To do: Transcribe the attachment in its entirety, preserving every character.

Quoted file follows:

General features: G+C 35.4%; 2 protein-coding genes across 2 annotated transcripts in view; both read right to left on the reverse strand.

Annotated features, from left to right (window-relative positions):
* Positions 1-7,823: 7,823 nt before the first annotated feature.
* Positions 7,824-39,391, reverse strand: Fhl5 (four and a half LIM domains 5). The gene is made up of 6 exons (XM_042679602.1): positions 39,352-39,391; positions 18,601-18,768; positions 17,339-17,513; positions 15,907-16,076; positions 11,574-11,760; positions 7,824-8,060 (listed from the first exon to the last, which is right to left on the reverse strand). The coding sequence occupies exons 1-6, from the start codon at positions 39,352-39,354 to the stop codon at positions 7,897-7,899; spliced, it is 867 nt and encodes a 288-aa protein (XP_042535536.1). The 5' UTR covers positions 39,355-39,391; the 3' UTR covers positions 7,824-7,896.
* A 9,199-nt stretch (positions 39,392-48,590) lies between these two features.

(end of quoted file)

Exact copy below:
General features: G+C 35.4%; 2 protein-coding genes across 2 annotated transcripts in view; both read right to left on the reverse strand.

Annotated features, from left to right (window-relative positions):
* Positions 1-7,823: 7,823 nt before the first annotated feature.
* Positions 7,824-39,391, reverse strand: Fhl5 (four and a half LIM domains 5). The gene is made up of 6 exons (XM_042679602.1): positions 39,352-39,391; positions 18,601-18,768; positions 17,339-17,513; positions 15,907-16,076; positions 11,574-11,760; positions 7,824-8,060 (listed from the first exon to the last, which is right to left on the reverse strand). The coding sequence occupies exons 1-6, from the start codon at positions 39,352-39,354 to the stop codon at positions 7,897-7,899; spliced, it is 867 nt and encodes a 288-aa protein (XP_042535536.1). The 5' UTR covers positions 39,355-39,391; the 3' UTR covers positions 7,824-7,896.
* A 9,199-nt stretch (positions 39,392-48,590) lies between these two features.